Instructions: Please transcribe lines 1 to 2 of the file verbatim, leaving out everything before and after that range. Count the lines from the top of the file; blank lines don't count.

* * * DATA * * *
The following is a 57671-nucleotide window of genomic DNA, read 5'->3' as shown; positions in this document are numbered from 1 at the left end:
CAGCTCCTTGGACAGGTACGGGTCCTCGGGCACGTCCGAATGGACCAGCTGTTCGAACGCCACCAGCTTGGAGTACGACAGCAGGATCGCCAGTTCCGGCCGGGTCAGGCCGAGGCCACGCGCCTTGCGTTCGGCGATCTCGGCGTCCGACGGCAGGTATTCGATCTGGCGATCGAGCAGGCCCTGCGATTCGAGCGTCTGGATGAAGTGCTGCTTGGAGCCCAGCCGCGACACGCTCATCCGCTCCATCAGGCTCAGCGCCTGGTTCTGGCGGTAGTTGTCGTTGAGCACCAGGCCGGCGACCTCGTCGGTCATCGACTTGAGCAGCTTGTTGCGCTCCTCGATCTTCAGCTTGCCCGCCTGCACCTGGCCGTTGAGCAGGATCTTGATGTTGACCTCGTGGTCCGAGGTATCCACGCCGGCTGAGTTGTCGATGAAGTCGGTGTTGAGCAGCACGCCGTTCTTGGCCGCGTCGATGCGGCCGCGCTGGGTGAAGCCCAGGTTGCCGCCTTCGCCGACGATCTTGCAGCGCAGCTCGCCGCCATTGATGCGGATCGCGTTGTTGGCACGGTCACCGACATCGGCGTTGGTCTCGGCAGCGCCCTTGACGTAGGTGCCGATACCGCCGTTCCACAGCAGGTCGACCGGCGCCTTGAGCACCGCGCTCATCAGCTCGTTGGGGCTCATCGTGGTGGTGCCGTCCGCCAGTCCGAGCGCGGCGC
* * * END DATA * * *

The following is a 57671-nucleotide window of genomic DNA, read 5'->3' as shown; positions in this document are numbered from 1 at the left end:
CAGCTCCTTGGACAGGTACGGGTCCTCGGGCACGTCCGAATGGACCAGCTGTTCGAACGCCACCAGCTTGGAGTACGACAGCAGGATCGCCAGTTCCGGCCGGGTCAGGCCGAGGCCACGCGCCTTGCGTTCGGCGATCTCGGCGTCCGACGGCAGGTATTCGATCTGGCGATCGAGCAGGCCCTGCGATTCGAGCGTCTGGATGAAGTGCTGCTTGGAGCCCAGCCGCGACACGCTCATCCGCTCCATCAGGCTCAGCGCCTGGTTCTGGCGGTAGTTGTCGTTGAGCACCAGGCCGGCGACCTCGTCGGTCATCGACTTGAGCAGCTTGTTGCGCTCCTCGATCTTCAGCTTGCCCGCCTGCACCTGGCCGTTGAGCAGGATCTTGATGTTGACCTCGTGGTCCGAGGTATCCACGCCGGCTGAGTTGTCGATGAAGTCGGTGTTGAGCAGCACGCCGTTCTTGGCCGCGTCGATGCGGCCGCGCTGGGTGAAGCCCAGGTTGCCGCCTTCGCCGACGATCTTGCAGCGCAGCTCGCCGCCATTGATGCGGATCGCGTTGTTGGCACGGTCACCGACATCGGCGTTGGTCTCGGCAGCGCCCTTGACGTAGGTGCCGATACCGCCGTTCCACAGCAGGTCGACCGGCGCCTTGAGCACCGCGCTCATCAGCTCGTTGGGGCTCATCGTGGTGGTGCCGTCCGCCAGTCCGAGCGCGGCGC